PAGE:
Tuesday, March 16, 2010

Starting a Garden? Look For Seeds You Can Save

Hey, I'm not a plant genetics expert and my understanding of the issues around GMO's is limited.  I just have some basic concerns about splicing genes from one species into another and hoping that the outcome isn't bad.  You know, like a giant fire breathing dinosaur ravaging Charlottetown.   That would be bad.

But seriously there are some great reasons to consider your seed sources, even if you're just planting a few tomatoes.

Angus Mellish at Vesey's once asked, "Do you what kind of beans people will be planting this year?  The same kind they planted last year."  His good natured attitude explains that we all find favorites that we plant year after year.  Garden heirlooms become popular again when people re-discover varieties that used to be popular.

A great example of this is the return of the brandywine tomato to commercial seed catalogs.

The brandywine was a commercial variety that was listed in seed catalogs in the 1880's. It came back into the garden in the 1990's, thanks in part to Seed Savers Exchange.   These humble seeds were planted every season and saved for over 100 years, then passed to the Seed Savers by an elderly gardener.  There are now many sources of this heirloom available, which brings me to where we are in our garden this year.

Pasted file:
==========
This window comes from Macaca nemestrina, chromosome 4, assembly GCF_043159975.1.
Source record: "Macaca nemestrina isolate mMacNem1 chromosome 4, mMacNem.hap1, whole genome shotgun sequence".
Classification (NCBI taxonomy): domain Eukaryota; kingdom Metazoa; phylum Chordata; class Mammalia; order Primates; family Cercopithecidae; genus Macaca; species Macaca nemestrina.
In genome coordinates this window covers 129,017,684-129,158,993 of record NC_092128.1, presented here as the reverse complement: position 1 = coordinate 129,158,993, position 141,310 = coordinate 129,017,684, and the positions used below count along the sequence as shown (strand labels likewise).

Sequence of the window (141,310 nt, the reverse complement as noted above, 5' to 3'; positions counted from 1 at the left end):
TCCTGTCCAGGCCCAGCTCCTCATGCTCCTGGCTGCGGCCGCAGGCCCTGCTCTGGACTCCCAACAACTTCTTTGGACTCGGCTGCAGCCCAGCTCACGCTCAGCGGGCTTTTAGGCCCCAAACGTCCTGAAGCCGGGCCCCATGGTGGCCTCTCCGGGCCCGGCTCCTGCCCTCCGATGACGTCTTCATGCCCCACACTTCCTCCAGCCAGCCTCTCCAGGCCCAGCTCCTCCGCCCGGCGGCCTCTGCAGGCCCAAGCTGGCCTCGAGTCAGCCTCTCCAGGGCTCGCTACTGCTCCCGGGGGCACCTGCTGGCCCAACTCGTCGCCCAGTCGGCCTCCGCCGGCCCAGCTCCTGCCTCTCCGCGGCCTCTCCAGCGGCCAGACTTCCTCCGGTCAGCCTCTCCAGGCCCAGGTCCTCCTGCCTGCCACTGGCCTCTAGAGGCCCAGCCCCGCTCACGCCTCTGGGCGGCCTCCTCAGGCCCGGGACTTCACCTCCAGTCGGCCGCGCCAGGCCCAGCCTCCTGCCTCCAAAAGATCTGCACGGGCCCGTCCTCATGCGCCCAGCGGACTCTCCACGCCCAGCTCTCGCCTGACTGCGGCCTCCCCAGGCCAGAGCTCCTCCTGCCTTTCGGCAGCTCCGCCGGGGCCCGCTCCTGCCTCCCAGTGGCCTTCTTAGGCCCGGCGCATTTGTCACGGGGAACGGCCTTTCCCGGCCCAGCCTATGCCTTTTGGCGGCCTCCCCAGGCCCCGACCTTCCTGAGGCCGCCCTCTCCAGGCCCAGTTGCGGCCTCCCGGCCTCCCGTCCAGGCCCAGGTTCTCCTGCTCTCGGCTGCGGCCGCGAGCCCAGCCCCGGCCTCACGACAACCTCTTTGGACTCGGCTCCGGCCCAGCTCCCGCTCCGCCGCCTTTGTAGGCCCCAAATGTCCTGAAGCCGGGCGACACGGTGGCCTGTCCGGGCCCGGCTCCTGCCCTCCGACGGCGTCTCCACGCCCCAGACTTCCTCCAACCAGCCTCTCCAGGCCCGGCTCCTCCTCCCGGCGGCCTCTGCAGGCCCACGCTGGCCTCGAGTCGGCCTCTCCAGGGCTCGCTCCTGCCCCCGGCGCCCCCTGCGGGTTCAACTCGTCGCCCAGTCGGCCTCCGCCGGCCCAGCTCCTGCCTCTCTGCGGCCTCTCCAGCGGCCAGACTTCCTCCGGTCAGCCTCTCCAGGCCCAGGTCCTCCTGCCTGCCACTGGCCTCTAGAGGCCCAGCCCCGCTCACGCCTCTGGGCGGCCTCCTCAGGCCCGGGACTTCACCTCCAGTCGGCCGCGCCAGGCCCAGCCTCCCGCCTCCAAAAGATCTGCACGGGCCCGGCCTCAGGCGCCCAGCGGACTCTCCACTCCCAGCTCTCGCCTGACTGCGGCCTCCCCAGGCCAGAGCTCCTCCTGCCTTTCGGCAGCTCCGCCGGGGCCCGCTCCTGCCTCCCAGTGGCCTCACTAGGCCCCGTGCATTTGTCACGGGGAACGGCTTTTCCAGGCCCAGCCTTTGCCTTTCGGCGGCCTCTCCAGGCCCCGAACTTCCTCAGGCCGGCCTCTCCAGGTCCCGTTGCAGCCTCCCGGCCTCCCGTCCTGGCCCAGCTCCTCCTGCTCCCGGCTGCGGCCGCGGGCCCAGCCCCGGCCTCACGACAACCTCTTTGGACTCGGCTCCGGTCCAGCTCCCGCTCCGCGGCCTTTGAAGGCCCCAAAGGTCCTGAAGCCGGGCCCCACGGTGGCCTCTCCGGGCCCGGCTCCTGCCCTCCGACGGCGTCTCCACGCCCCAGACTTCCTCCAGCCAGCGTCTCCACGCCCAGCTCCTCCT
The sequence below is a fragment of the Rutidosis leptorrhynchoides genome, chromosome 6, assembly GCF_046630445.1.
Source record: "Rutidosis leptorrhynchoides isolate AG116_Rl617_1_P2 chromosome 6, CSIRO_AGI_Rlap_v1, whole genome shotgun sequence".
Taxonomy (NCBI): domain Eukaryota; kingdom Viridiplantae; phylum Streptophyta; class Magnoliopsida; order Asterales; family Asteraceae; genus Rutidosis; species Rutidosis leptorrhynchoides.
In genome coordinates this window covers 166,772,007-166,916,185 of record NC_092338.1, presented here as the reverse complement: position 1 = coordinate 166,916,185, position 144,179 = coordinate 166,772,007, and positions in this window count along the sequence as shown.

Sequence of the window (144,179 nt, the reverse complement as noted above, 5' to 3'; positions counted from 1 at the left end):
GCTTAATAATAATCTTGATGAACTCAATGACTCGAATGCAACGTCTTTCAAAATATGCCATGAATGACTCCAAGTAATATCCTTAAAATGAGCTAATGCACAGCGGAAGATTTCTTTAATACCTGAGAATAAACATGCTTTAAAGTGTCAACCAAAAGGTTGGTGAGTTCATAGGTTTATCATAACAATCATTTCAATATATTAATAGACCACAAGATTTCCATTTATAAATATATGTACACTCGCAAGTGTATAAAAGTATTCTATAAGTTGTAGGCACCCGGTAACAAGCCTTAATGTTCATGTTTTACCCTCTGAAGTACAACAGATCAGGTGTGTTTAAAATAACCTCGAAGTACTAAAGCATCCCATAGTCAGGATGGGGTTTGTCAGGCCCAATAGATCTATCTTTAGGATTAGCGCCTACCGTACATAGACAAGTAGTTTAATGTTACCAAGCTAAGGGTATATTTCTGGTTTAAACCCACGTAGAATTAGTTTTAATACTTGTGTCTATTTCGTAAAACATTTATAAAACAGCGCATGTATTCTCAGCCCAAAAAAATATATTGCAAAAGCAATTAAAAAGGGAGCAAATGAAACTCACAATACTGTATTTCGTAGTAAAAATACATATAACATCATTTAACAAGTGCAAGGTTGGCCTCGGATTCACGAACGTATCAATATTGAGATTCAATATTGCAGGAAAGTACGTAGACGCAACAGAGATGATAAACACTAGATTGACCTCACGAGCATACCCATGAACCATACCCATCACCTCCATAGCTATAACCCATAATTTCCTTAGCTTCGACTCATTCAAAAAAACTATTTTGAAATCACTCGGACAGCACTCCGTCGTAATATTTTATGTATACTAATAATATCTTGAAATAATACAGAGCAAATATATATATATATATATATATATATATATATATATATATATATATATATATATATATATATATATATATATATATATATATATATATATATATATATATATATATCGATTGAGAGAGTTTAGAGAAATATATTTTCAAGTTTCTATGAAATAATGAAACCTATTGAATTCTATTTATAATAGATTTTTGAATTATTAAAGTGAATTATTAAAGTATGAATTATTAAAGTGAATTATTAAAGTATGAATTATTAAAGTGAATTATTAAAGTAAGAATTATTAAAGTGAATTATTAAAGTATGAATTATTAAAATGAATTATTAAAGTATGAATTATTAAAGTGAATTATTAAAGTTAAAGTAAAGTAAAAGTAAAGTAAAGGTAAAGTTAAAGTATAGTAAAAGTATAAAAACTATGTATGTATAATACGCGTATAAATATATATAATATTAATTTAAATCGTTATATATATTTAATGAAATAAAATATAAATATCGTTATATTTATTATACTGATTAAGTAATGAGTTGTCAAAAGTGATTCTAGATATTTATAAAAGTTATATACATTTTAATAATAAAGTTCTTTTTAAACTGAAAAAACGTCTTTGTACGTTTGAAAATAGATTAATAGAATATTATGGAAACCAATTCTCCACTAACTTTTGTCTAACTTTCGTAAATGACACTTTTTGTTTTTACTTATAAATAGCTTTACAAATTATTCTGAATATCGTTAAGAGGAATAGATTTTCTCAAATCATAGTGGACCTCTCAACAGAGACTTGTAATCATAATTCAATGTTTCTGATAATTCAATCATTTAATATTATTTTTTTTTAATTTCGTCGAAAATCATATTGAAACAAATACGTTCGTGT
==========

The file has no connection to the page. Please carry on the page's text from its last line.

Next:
Part of our challenge every year is meeting the requirement to create a seed search document to prove that we have made an effort to find, purchase and plant organic seeds from approved organic sources.  This is much easier than it use to be thanks to the internet and an increase in resources in Canada.  But as you'll see, whether you're planting a garden or a few acres, buying quality seed is expensive.  Buying certified organic seed is even more expensive.  And shipping is...well...not cheap.

So now, here's where GMO, patented seeds, heirlooms and sustainability cross.  We have to select organic seeds whenever possible.  And we're also investing in seed we can plant, harvest and select for planting next year.  It's part of our plan to keep our costs down by producing our own seeds on the farm. And we hope it will be our small contribution to creating a stock of seeds that can help feed PEI into the future.

If you're interested in locating and growing certified organics, heritage and open pollinated varieties, you might want to get on the Seed Savers Exchange website and stock up on some varieties to try this summer.

If you find something you like, you can save seeds and save money.

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